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New Mum In Hong Kong: Building A Personal And Professional Network

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Family LifePost Category - Family LifeFamily Life

We all get by with a little help from our friends…

On a Friday in January 2017, my husband, our baby daughter (then 6 months old) and I arrived in Hong Kong. We moved here from the UK for my husband’s job and within hours of landing, he had to attend his first meeting. We had just the weekend together to get over the jetlag and settle in before he started his new full-time job on Monday morning. This in itself did not faze me because three months prior to our move to Hong Kong we had already moved to a new city (within the UK) where we barely knew anyone. So I thought I was well prepared for the big move and ready to build my Hong Kong mum network for friends and future work opportunities.

Read more: Moving To Hong Kong: 5 Books You Should Read With Your Children

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New Mum Networking Plan A: Search For Other Mothers And Babies

Based on my recent relocation experience, I decided to take the same approach I took then to try to meet people. To start building my Hong Kong mum network, I searched the internet for mother-baby groups and activities. I was astounded to discover that many of the groups that I came across charged multiple times the amount I used to pay for similar groups in the UK. I just could not understand why such astronomical charges were applied to these classes so I quickly gave up on this approach. Having discovered a play area where many of the children in our neighbourhood and their respective domestic workers would meet, I took my daughter there a few times. My daughter was way too young to really play with the other kids and most of the domestic workers seemed too shy to talk to me.

As the weeks went by I really started to feel the strain of spending so much time indoors and having my days structured around nursing, weaning my daughter, cleaning, and doing it all over and over again.

Read more: Expat Moving Guide: How To Pick The Right School For Your Kids In Hong Kong

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New Mum Networking Plan B: Reach Out To Make Connections

Being in desperate need of making connections and creating a support network, I decided to “lean into” my vulnerability. My husband and I only knew a handful of people in Hong Kong (besides his new colleagues) so I started to reach out. One of the people I contacted was the wife of the best friend of the brother of an old friend of mine (distant connections, but still within six degrees of separation!) who I had a few brief encounters with 10 years earlier. I remembered seeing on Facebook that she and her husband had moved to Hong Kong. Of course, I risked the embarrassment that she would neither remember me nor respond to my message to her. Luckily she did remember me, and she wrote back!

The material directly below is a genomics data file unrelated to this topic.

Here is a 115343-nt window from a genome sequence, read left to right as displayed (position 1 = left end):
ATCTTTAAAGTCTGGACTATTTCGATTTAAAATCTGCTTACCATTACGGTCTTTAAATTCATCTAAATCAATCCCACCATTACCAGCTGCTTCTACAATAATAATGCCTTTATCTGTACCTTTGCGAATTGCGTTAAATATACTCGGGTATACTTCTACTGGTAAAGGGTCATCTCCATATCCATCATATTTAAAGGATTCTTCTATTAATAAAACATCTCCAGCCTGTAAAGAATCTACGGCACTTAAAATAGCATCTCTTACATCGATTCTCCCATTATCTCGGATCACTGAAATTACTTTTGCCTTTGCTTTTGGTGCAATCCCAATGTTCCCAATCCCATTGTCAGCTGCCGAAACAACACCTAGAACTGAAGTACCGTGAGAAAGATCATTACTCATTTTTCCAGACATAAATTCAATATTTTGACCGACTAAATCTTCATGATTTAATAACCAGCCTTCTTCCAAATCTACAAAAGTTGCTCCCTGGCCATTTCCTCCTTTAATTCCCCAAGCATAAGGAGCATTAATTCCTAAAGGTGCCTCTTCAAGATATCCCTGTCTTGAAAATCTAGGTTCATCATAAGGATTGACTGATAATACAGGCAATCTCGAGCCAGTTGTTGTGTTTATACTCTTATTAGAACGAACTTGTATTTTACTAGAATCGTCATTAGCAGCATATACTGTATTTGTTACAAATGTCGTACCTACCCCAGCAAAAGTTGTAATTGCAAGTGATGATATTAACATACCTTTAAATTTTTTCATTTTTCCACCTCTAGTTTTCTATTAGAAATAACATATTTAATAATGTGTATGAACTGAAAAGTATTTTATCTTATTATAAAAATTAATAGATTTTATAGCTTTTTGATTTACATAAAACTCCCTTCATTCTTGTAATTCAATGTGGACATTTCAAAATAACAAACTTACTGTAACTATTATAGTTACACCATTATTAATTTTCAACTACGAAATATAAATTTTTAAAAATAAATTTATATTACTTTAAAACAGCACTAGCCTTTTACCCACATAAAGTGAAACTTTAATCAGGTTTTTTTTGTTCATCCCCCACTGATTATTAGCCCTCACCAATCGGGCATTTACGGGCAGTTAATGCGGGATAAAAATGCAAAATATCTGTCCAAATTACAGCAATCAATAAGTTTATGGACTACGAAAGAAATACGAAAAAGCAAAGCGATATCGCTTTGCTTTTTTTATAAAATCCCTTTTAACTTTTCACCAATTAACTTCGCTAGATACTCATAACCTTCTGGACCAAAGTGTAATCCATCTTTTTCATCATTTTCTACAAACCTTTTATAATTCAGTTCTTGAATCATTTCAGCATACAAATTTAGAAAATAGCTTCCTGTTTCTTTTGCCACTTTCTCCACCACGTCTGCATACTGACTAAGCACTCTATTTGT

She introduced me to a friend of hers (who was working full-time and didn’t have children) who happened to live and work close to where I live. We ended up having loads in common including having both recently moved to Hong Kong from the UK. Fast forward to today and I can trace back a large part of my diverse and ever-growing personal and professional network to her and the events that she told me about.

Read more: 10 Practical Tips For Mums Without Helpers In Hong Kong

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What Friends Are For: Why It’s Important To Find Your Hong Kong Mum Network

Looking back, I am happy that I did not limit my search for connections to places where I could meet other mothers with babies of a similar age to my daughter. Had I done this I may have unnecessarily missed out on the benefits of the new friendships which I have forged. These friendships really helped me get through the challenging first months of settling into my new life in Hong Kong. Considering the findings of the research (2017) by Dr Rebecca Graber from the University of Brighton, this is not surprising. She found that having good quality friendships (as opposed to quantity) can be crucial in helping us get through difficult times.

Having coffees with a full-time working professional and a good friend helped bring back my professional identity. Often at mother-baby groups, this would be overshadowed by my mummy identity. As it had always been my intention to start working once childcare had been arranged, it was really beneficial that I had already started growing my professional network whilst I was still a full-time new mother. At the same time, once our domestic worker started working with us, she and my daughter had no difficulty making friends with other children and other domestic workers in our neighbourhood. In other words, things just started to work themselves out.

The main take-away from my experiences of relocating twice as a new mother has been that it is only by trying different approaches that you will find people that you really connect with. Of course, the kind of things that you try – and what you might (or might not) get out of them – will be determined by your own personality, priorities and the resources you have available.

Read more: Building Confidence: How To Demand And Get More